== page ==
Blood cancers

Iron chelation shows potential benefit in myelofibrosis patients treated with JAK inhibitors

Myelofibrosis could take a one-two punch from iron chelation therapy and Janus kinase (JAK) inhibitors, giving some patients a potential survival advantage, haematologists suggest.

An Italian retrospective study of 69 myelofibrosis patients on JAK inhibitor ruxolitinib and iron chelator deferasirox found those who responded to iron chelation survived 20%–30% longer than non-responders at three years’ follow-up.

Iron chelation responses (ICR) were seen in half the cohort, and 46% had erythroid responses (ER), shown as a reduced need for transfusion. Thirteen patients even achieved transfusion independence, the study found.

Decreased transfusion dependence “should contribute to improved chelation response” and appeared to do so, as those who had an ER were more likely to obtain ICR, Associate Professor David Ross wrote in an accompanying editorial.

“These two responses were closely related, and both were associated with improved overall survival, although in multivariable analysis only iron chelation response remained statistically significant (hazard ratio 0.33, 95% confidence interval 0.13–0.83)”, noted Associate Professor Ross, of the Department of Haematology and Bone Marrow Transplantation, Royal Adelaide Hospital.

ICR was achieved when serum ferritin was < 1,000 µg/L or reduced by ≥ 50% from baseline for three months. Meanwhile, ERs were defined as a ≥ 50% transfusion requirement reduction and/or ≥ 15 g/L increase in Hb values.

While deferasirox, rather than ruxolitinib, drove ER, the study authors suggested the combination may offer greater overall benefit than either drug alone.

The JAK inhibitor is effective in decreasing myelofibrosis-related splenomegaly and improving patients’ symptoms, while deferasirox helps tackle the anaemia, which may be exacerbated by ruxolitinib, they wrote.

Additionally, the observed survival increase “could correspond to the biological observation of a possible correlation between an efficient chelation and a reduction in oxidative stress and genetic instability in haematopoietic stem cells (HSC) and myeloid progenitors,” they suggested.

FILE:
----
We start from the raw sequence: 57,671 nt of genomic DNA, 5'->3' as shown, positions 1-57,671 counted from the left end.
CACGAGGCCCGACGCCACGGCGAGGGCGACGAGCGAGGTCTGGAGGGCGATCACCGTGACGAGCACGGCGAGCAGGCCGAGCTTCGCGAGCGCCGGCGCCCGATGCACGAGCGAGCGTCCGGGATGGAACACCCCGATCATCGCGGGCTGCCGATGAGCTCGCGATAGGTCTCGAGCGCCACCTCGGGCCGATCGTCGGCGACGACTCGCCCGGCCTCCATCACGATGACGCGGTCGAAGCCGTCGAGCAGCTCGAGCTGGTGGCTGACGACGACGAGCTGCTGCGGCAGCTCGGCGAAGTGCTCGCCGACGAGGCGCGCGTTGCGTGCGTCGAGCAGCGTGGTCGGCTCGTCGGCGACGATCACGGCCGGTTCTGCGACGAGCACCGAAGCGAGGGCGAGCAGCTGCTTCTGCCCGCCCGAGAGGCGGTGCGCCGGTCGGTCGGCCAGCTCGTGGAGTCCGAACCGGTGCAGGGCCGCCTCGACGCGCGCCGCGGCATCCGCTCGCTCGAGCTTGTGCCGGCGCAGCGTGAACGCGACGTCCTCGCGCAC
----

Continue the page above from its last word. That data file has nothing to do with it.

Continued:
“Indeed, both [ruxolitinib] and [deferasirox] reduce the bone-marrow oxidative damage, with interaction with NF-KB and JAK–STAT signalling, and could operate a potential therapeutic synergy.”

The treatment did come with some adverse effects, although no unexpected toxicities were reported.

Drugs were administered for median 12.4 months at median starting doses of 30 mg ruxolitinib and 1000 mg deferasirox per day. Around 50% of patients needed dose reductions and some discontinued due to side-effects such as infection, anaemia or thrombocytopenia, skin rash, renal impairment and epigastric pain.

The study authors concluded that deferasirox and ruxolitinib may be “effective and well tolerated in [myelofibrosis] patients, with a safety profile that is clinically manageable with regular patient monitoring”.

The investigators suggested clinicians ought “not to procrastinate the start of [iron chelation therapy] in patients with [myelofibrosis] during [ruxolitinib] treatment”, despite the need for study in larger cohorts, and ideally, randomised trials.

The latter might not be feasible, Associate Professor Ross wrote in his editorial. He noted that deferasirox was widely available to myelofibrosis patients in much of the developed world and therefore patients and their physicians “might be reluctant to participate in a study in which an available therapy is withheld.”

“In the absence of higher quality data, the [study] is consistent with prior retrospective studies suggesting a benefit of iron chelation for [myelofibrosis], and extends those observations to contemporary practice with the use of ruxolitinib,” he said.

The study and editorial are available in the British Journal of Haematology.

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